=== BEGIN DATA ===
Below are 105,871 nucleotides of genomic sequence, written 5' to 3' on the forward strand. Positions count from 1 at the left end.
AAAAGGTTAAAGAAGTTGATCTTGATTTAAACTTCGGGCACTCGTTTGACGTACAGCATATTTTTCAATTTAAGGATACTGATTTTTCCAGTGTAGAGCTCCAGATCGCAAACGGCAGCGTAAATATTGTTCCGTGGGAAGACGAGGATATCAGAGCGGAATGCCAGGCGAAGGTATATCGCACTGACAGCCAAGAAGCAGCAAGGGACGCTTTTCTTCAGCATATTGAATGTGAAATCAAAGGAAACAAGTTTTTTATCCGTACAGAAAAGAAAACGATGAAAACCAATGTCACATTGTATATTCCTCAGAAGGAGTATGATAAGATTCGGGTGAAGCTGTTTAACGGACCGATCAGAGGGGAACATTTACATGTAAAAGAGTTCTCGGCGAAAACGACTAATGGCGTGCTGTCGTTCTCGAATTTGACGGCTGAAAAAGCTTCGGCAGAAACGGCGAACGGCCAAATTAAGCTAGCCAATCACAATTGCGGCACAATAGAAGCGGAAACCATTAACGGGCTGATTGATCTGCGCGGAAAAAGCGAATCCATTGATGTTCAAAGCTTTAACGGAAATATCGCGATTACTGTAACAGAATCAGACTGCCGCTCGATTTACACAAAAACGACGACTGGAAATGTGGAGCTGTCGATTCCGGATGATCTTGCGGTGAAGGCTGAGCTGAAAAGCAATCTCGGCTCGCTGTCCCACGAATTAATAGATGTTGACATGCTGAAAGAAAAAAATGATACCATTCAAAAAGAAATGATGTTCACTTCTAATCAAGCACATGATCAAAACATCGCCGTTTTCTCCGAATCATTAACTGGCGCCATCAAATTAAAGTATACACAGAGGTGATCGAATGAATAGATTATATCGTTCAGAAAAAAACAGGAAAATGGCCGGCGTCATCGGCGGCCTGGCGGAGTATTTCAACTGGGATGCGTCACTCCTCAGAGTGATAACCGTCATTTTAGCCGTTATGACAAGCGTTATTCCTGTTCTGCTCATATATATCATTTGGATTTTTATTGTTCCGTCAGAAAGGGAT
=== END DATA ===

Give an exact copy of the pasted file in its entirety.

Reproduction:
Below are 105,871 nucleotides of genomic sequence, written 5' to 3' on the forward strand. Positions count from 1 at the left end.
AAAAGGTTAAAGAAGTTGATCTTGATTTAAACTTCGGGCACTCGTTTGACGTACAGCATATTTTTCAATTTAAGGATACTGATTTTTCCAGTGTAGAGCTCCAGATCGCAAACGGCAGCGTAAATATTGTTCCGTGGGAAGACGAGGATATCAGAGCGGAATGCCAGGCGAAGGTATATCGCACTGACAGCCAAGAAGCAGCAAGGGACGCTTTTCTTCAGCATATTGAATGTGAAATCAAAGGAAACAAGTTTTTTATCCGTACAGAAAAGAAAACGATGAAAACCAATGTCACATTGTATATTCCTCAGAAGGAGTATGATAAGATTCGGGTGAAGCTGTTTAACGGACCGATCAGAGGGGAACATTTACATGTAAAAGAGTTCTCGGCGAAAACGACTAATGGCGTGCTGTCGTTCTCGAATTTGACGGCTGAAAAAGCTTCGGCAGAAACGGCGAACGGCCAAATTAAGCTAGCCAATCACAATTGCGGCACAATAGAAGCGGAAACCATTAACGGGCTGATTGATCTGCGCGGAAAAAGCGAATCCATTGATGTTCAAAGCTTTAACGGAAATATCGCGATTACTGTAACAGAATCAGACTGCCGCTCGATTTACACAAAAACGACGACTGGAAATGTGGAGCTGTCGATTCCGGATGATCTTGCGGTGAAGGCTGAGCTGAAAAGCAATCTCGGCTCGCTGTCCCACGAATTAATAGATGTTGACATGCTGAAAGAAAAAAATGATACCATTCAAAAAGAAATGATGTTCACTTCTAATCAAGCACATGATCAAAACATCGCCGTTTTCTCCGAATCATTAACTGGCGCCATCAAATTAAAGTATACACAGAGGTGATCGAATGAATAGATTATATCGTTCAGAAAAAAACAGGAAAATGGCCGGCGTCATCGGCGGCCTGGCGGAGTATTTCAACTGGGATGCGTCACTCCTCAGAGTGATAACCGTCATTTTAGCCGTTATGACAAGCGTTATTCCTGTTCTGCTCATATATATCATTTGGATTTTTATTGTTCCGTCAGAAAGGGAT